* Kiwi rallies after NZ central bank signals more rate hikes
* Euro awaits speech by head of ECB, German IFO
* Yen firm as Tokyo shares slip on lack of US-Japan trade
(Recasts, adds comments)
By Anirban Nag
LONDON, April 24 The euro struggled to make
headway on Thursday amid caution before a speech by ECB
President Mario Draghi, while the New Zealand dollar rose after
the central bank raised interest rates and signalled more
After two days of gains, the euro was steady at $1.3825
, leaving it a shade firmer on the week. It could take
some cues from the German Ifo survey due at 0800 GMT,
but most of the focus will be on Draghi's speech, scheduled for
On Wednesday a survey showed the euro zone private sector
started the second quarter on its strongest footing since 2011.
But hedge funds and speculators are betting against the euro
as Draghi has warned the European Central Bank will ease policy
further if the currency keeps strengthening, including the
option of quantitative easing.
Other members of the ECB's Governing Council have also been
vocal about the need to rein in euro strength, which has
contributed to subdued inflation in the euro zone.
"The upcoming speeches by President Draghi and his Governing
Council members (Klaas) Knot and (Vitor) Constancio today and
tomorrow could highlight the ECB's determination to fight low
inflation and, by implication, further euro appreciation," said
Valentin Marinov, currency strategist at Citi.
"All that could keep euro bulls at bay for now."
There have been other factors behind the euro's strength,
including renewed inflows into euro zone peripheral bonds and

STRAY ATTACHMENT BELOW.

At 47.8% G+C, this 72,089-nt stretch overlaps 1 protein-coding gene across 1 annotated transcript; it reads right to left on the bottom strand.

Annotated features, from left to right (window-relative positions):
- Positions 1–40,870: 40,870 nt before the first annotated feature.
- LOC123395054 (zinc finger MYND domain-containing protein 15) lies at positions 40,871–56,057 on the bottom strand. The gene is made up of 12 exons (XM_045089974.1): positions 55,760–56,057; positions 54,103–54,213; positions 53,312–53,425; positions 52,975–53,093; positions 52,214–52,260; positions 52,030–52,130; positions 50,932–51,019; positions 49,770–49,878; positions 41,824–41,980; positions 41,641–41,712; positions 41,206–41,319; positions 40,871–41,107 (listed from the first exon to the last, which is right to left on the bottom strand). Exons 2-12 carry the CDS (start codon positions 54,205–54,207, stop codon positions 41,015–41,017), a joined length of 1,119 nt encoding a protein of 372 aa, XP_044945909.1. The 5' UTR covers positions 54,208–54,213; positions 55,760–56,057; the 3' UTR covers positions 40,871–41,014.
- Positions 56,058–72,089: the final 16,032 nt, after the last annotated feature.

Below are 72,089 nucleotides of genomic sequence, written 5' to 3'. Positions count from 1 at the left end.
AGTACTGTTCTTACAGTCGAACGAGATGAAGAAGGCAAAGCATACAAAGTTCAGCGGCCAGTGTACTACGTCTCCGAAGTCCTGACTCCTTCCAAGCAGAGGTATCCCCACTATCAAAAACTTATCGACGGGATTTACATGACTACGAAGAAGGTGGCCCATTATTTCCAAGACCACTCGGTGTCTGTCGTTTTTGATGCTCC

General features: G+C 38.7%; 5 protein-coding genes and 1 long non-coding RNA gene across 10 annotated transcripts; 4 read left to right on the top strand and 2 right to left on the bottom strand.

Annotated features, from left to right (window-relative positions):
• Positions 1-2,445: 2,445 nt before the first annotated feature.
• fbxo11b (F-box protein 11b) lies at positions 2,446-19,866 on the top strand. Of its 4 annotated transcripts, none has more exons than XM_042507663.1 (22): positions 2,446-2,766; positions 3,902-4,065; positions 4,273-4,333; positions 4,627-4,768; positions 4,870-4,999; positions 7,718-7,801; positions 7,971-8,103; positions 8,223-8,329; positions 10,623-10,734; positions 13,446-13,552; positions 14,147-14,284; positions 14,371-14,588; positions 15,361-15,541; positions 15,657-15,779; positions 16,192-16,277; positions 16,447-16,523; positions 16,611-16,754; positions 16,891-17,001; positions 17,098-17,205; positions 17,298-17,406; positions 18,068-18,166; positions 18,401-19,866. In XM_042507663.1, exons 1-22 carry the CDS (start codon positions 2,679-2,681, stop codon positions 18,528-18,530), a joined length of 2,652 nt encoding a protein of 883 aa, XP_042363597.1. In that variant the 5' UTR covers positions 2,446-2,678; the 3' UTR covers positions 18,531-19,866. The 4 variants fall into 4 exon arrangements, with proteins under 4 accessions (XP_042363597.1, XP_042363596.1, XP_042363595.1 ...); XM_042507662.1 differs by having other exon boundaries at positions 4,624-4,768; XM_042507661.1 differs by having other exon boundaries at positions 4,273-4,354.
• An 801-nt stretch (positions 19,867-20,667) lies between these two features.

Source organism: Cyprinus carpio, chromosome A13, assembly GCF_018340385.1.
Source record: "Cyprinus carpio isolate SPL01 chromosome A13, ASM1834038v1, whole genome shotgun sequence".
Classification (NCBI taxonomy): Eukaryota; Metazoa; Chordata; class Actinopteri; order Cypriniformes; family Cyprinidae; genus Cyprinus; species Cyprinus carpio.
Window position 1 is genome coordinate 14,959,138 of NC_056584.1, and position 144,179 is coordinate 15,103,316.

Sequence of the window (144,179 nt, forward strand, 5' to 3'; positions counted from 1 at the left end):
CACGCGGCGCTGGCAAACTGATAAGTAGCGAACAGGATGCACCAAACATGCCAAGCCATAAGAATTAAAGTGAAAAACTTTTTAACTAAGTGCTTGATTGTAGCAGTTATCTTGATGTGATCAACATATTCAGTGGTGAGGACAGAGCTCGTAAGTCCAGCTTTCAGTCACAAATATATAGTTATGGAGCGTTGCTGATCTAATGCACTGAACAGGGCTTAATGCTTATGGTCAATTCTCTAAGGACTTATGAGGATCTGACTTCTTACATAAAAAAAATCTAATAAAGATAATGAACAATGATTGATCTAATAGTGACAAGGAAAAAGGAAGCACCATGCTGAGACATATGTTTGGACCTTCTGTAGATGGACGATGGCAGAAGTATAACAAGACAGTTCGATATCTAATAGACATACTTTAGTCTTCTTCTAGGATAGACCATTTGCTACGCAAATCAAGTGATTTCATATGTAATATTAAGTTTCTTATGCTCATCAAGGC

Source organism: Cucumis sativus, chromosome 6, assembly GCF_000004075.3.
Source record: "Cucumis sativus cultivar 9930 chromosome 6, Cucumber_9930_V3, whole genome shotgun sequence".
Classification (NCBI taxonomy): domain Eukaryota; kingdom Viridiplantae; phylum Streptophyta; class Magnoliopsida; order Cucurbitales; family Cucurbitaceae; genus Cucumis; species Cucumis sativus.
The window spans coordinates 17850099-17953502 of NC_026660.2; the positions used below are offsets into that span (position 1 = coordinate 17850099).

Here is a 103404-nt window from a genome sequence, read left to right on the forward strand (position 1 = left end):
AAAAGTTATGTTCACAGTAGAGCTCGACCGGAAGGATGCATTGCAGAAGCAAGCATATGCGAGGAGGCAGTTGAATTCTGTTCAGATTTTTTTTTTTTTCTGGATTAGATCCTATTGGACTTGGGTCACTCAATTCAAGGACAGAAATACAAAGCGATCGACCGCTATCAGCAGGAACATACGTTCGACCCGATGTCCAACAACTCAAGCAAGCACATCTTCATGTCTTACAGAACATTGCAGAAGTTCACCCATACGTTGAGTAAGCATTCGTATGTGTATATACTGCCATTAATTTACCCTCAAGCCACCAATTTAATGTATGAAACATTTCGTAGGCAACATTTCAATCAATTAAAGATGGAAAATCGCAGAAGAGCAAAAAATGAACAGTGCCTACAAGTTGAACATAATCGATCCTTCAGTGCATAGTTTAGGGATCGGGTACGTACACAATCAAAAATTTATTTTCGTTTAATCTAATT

stocks; and the fact that euro zone banks are repaying cheaper
loans to the ECB, shrinking its balance sheet at a time when the
Federal Reserve and the Bank of Japan are expanding theirs.
Also, many euro zone banks have been cutting their presence
abroad, selling assets and repatriating money to meet capital
and stress test requirements. The capital inflows allow the euro
zone to maintain a healthy current account balance and support
the common currency.
The New Zealand dollar climbed to a one-week high of $0.8638
after the country's central bank said it would continue
to tighten policy to stay on top of inflationary pressures. As
expected, it hiked its cash rate to 3.0 percent from 2.75
Some in the market had thought it might signal a slowing in
the pace of future rate hikes given a stubbornly strong currency
and still moderate inflation. Still, analysts said further gains
in the kiwi might be limited.
"We believe further NZD appreciation is likely to be capped
within a cent of current rates as the tightening cycle is fairly
priced," said Annette Beacher, head of Asia-Pacific research at
TD Securities in Singapore.
The New Zealand dollar last traded at $0.8620, up 0.4
percent on the day.
The safe-haven yen rose against the dollar as Tokyo shares
fell nearly 1 percent, after Japanese Prime Minister
Shinzo Abe said that a trade deal with the United States had not
been finalised yet.
Mollifying Japan's powerful farming lobby and completing a
successful trade pact is seen as a key test of whether Abe can
deliver the "third arrow" - structural reform - to go with two
others that have already been deployed: fiscal and monetary
The dollar last fetched 102.35 yen, down 0.2 percent.
(Additional reporting by Masayuki Kitano; Editing by John